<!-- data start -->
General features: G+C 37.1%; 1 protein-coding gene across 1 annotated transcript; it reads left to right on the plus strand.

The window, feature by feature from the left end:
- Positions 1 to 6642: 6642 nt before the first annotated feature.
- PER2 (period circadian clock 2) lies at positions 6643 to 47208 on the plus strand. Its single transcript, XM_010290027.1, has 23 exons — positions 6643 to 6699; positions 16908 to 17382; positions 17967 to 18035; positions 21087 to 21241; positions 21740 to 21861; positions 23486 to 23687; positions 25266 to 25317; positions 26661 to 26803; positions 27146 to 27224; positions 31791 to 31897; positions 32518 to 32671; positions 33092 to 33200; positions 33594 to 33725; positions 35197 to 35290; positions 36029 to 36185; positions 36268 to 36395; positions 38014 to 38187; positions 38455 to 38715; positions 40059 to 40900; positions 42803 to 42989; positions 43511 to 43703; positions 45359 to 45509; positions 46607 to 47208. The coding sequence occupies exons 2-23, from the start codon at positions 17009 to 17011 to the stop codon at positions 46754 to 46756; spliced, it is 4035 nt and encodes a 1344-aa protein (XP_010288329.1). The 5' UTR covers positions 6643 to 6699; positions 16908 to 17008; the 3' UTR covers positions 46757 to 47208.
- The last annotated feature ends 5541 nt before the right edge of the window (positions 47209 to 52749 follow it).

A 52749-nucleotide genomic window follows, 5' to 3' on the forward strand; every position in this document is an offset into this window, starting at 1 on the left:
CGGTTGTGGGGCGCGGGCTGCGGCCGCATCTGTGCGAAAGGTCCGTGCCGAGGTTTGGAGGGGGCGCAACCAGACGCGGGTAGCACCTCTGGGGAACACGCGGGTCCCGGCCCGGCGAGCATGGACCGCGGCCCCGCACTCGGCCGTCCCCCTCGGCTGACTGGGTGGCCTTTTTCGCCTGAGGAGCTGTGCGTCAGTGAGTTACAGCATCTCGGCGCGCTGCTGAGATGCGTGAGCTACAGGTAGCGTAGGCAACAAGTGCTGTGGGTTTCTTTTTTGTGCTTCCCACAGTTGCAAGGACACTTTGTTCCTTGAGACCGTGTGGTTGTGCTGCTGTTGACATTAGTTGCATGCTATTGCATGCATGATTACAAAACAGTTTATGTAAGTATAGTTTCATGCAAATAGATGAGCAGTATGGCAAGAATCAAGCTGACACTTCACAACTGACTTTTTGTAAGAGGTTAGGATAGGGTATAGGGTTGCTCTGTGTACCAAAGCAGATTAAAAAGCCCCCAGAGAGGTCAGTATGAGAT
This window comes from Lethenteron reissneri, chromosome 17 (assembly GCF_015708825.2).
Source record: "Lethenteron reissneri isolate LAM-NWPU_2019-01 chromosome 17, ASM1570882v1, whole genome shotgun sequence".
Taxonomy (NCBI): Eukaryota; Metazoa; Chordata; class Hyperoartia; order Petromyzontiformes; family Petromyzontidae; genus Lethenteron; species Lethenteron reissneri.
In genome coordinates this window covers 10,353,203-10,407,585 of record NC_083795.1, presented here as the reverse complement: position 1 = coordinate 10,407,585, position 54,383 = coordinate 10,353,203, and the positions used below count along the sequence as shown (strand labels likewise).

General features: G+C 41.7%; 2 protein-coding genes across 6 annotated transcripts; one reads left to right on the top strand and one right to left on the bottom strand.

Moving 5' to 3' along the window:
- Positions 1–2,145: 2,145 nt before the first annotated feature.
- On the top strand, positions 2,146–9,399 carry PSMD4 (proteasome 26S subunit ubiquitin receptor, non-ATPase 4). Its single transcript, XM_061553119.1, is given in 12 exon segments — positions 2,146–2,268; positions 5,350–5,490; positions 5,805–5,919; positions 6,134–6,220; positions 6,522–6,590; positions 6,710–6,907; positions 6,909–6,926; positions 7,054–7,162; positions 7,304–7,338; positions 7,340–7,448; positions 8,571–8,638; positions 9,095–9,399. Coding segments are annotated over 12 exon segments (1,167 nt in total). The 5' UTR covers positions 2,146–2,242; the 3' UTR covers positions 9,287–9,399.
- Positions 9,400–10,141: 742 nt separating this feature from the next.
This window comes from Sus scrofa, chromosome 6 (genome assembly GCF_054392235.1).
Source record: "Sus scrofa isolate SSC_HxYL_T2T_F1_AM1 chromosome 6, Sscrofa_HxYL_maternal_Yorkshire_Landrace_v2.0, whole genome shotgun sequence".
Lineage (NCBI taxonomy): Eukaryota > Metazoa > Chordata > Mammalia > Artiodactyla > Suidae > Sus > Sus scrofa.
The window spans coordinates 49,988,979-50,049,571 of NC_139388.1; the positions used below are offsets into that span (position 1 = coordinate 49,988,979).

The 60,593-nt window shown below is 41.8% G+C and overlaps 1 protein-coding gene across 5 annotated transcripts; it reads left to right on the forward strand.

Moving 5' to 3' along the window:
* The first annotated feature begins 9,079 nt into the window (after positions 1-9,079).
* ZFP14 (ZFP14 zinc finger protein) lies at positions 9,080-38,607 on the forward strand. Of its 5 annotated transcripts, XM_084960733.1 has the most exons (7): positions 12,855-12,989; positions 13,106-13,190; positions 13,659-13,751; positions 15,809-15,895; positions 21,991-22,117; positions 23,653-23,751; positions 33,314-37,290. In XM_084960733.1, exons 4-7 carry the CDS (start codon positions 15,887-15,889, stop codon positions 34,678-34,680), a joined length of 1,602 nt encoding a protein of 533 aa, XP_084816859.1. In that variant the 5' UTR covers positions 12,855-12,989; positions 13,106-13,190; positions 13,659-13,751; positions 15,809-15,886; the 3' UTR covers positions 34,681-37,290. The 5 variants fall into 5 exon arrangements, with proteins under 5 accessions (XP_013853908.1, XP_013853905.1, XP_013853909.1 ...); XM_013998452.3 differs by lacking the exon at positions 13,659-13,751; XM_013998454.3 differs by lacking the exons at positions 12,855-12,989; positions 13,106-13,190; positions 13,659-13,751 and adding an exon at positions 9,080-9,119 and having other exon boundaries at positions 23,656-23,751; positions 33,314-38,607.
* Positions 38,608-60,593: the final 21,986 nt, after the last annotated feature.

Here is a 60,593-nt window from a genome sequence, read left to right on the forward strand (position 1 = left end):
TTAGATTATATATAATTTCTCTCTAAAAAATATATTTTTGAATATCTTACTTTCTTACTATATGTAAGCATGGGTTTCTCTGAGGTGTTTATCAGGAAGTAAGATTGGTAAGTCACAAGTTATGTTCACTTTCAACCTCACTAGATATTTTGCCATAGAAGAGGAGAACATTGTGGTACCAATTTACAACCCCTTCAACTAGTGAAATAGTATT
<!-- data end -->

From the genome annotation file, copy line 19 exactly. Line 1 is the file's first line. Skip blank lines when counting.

Lineage (NCBI taxonomy): Eukaryota > Metazoa > Chordata > Mammalia > Artiodactyla > Suidae > Sus > Sus scrofa.